List Of Stimulant Drugs From Strongest to Weakest

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Stimulant drugs work by increasing the amount of dopamine in the brain which creates feelings of pleasure in an individual. Because of this, stimulants are highly addictive. Knowing how dangerous stimulant drugs are and the dangers of each one can help keep you or your loved ones safe.

List Of Stimulants From Strongest To Weakest

Stimulant abuse occurs when a person takes illegal or prescription-based stimulant drugs because of their addiction to them. Some “uppers” are more dangerous than others, though.

Because of this, it helps to view a list of stimulants from strongest to weakest and understand the side effects and potential dangers of each stimulant drug.

Methamphetamine (Meth)

Meth is considered the strongest stimulant drug because a person can become addicted to the substance after just one use.

Methamphetamine works by increasing the amount of dopamine that a person has in their body. This neurochemical is closely tied to the reward center of the brain.

Shortly after someone starts using meth, they will begin to crave the pleasurable feelings that it causes.

However, this potent stimulant is dangerous to abuse. Repeated use of meth results in:

  • tooth decay
  • aggression
  • paranoia
  • damage to the heart and lungs
  • severe weight loss
  • skin sores

Cocaine/Crack Cocaine

Next on the list of stimulants from strongest to weakest is cocaine. This powdery, illicit stimulant increases the amount of dopamine in the body, too.

Effects of cocaine only last about 30 minutes or so when a person snorts it. If it is injected, it wears off in just 10 minutes. Because of this, it is common for those who abuse this stimulant to accidentally overdose on it.

Many people who don’t get the help that they need from an addiction to cocaine end up having a heart attack or stroke because of the tachycardia and high blood pressure that it causes.

Amphetamines

Amphetamine prescriptions mainly act as appetite suppressants. But, like other stimulants, they also increase energy.

Many people become hooked on amphetamines when they try them for weight loss. Long-term use of amphetamines can damage the heart and arteries.

Amphetamine abuse can also lead to:

  • anxiety
  • paranoia
  • severe sweating
  • muscle loss
  • insomnia
  • tics

Adderall, Ritalin, And Other Prescription Stimulants

Prescription stimulants, such as Adderall and Ritalin, are given to patients who have an attention deficit disorder (ADD) or attention-deficit/hyperactivity disorder (ADHD).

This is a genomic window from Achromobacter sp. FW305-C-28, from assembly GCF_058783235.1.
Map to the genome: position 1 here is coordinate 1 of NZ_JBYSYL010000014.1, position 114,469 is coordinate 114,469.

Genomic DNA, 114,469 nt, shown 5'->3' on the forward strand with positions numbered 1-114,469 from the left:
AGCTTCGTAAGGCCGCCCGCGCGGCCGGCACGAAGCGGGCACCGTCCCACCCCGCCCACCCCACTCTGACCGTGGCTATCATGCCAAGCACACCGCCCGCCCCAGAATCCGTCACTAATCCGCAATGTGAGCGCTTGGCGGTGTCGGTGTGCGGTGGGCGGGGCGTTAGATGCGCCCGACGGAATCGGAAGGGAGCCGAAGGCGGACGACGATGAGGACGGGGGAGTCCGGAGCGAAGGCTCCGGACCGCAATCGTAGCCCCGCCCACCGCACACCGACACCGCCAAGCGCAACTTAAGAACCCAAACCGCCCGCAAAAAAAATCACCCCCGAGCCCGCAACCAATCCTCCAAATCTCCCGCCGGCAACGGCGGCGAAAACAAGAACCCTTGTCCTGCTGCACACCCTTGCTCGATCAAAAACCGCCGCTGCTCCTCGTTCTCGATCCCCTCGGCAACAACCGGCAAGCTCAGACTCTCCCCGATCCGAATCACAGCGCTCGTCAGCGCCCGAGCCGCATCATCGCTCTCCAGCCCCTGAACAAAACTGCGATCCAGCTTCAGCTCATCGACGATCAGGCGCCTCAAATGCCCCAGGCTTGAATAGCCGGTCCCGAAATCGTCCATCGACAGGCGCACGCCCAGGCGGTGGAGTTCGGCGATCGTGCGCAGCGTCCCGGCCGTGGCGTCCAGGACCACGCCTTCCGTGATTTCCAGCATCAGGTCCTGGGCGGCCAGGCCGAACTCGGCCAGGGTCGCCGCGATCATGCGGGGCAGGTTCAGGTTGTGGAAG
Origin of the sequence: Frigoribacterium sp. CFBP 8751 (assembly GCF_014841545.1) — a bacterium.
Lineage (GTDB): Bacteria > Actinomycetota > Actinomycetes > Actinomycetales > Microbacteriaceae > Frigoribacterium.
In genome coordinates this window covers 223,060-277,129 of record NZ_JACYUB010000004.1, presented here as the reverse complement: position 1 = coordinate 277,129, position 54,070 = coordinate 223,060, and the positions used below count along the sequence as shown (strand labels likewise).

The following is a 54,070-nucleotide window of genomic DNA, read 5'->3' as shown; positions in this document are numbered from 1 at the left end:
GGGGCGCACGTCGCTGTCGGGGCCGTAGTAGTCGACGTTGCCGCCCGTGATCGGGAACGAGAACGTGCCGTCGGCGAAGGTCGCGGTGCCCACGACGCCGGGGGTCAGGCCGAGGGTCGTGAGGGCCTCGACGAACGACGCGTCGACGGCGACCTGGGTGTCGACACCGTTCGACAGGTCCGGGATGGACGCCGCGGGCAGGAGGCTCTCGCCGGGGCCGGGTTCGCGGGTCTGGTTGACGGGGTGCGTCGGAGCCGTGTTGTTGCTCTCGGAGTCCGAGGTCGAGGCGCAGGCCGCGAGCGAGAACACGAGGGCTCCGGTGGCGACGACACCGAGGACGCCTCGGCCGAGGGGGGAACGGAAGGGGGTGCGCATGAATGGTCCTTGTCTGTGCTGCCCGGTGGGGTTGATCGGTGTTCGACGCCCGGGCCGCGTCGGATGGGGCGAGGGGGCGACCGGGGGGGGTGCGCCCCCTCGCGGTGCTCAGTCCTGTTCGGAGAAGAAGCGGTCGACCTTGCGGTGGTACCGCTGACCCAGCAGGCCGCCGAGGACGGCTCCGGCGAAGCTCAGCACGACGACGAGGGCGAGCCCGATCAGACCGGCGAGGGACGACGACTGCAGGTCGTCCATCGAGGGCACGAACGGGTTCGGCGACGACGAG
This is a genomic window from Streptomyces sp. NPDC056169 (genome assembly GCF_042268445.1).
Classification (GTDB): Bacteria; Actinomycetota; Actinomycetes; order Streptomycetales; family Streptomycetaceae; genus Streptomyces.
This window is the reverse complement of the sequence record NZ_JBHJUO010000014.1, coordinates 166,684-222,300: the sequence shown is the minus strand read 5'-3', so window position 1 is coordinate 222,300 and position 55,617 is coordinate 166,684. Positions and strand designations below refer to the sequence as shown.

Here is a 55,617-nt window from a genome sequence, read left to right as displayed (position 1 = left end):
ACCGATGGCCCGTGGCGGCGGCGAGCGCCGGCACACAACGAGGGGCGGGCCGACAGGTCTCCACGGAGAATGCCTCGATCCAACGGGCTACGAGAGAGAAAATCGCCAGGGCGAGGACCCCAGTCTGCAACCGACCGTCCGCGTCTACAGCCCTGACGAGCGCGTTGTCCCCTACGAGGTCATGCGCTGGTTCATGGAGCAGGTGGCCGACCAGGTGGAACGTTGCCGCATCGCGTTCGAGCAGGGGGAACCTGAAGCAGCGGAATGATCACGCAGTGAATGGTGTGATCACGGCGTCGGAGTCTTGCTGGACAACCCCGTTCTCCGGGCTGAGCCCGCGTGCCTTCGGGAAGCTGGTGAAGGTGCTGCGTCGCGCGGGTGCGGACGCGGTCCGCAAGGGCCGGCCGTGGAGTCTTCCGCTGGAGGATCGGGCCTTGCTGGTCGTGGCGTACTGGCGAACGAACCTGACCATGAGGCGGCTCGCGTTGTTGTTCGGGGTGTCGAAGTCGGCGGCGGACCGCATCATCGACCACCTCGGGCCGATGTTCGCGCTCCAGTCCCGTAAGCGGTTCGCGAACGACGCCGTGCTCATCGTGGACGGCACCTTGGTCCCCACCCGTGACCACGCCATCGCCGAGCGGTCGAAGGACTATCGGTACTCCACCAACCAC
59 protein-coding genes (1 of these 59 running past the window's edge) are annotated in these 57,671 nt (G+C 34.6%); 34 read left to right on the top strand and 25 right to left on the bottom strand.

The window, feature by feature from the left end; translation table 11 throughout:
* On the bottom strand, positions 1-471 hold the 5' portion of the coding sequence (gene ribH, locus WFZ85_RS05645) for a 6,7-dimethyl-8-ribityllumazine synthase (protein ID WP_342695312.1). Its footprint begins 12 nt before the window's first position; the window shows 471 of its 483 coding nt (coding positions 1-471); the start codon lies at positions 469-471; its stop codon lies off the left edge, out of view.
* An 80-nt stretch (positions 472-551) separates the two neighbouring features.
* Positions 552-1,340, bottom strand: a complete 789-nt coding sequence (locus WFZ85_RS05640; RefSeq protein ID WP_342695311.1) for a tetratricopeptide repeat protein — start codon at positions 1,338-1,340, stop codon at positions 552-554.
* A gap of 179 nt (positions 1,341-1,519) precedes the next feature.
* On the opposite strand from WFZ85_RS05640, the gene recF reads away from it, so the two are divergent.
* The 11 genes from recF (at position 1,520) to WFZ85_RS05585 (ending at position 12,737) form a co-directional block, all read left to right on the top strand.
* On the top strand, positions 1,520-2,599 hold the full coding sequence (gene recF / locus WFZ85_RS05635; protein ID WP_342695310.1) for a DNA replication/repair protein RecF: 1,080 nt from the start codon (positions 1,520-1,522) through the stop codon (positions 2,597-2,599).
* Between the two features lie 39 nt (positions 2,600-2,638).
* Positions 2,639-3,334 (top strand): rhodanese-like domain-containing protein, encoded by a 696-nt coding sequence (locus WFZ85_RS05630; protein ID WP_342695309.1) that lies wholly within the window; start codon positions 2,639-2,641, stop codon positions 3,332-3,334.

They work by calming the central nervous system so it is easier for them to focus on their day-to-day tasks and are considered a moderate stimulant drug. In a person who does not have either of these health disorders, the opposite effect occurs.

Instead of becoming calm and focused, they will have an abundance of energy. Students and people who work long hours have the highest rate of this type of stimulant abuse.

They use these pills as performance-enhancing drugs to prevent fatigue and increase their ability to concentrate. This is dangerous because of the potential damage that the medications can do to the heart and brain when they are not used properly.

Ecstasy (Molly, MDMA)

Ecstasy is often sold at parties and clubs. Many young people try it because drug dealers make its appearance enticing by making the pills in fun shapes and flashy colors, like pink skulls and orange butterflies.

Ecstasy is different than some other stimulants because it increases the amount of serotonin in the brain. Tachycardia, blood clots, heart attacks, strokes, and kidney damage are just some of the possible risks of taking it.

Get Help Finding Treatment For Stimulant Abuse

Anyone who has an addiction to the substances on this list of stimulant drugs should be admitted to a drug rehab facility immediately so they can safely detox and begin the recovery process.

Those who need help finding the best rehab center for an addicted person’s needs can contact one of our treatment specialists for a list of local rehab facilities.

This page does not provide medical advice. See more

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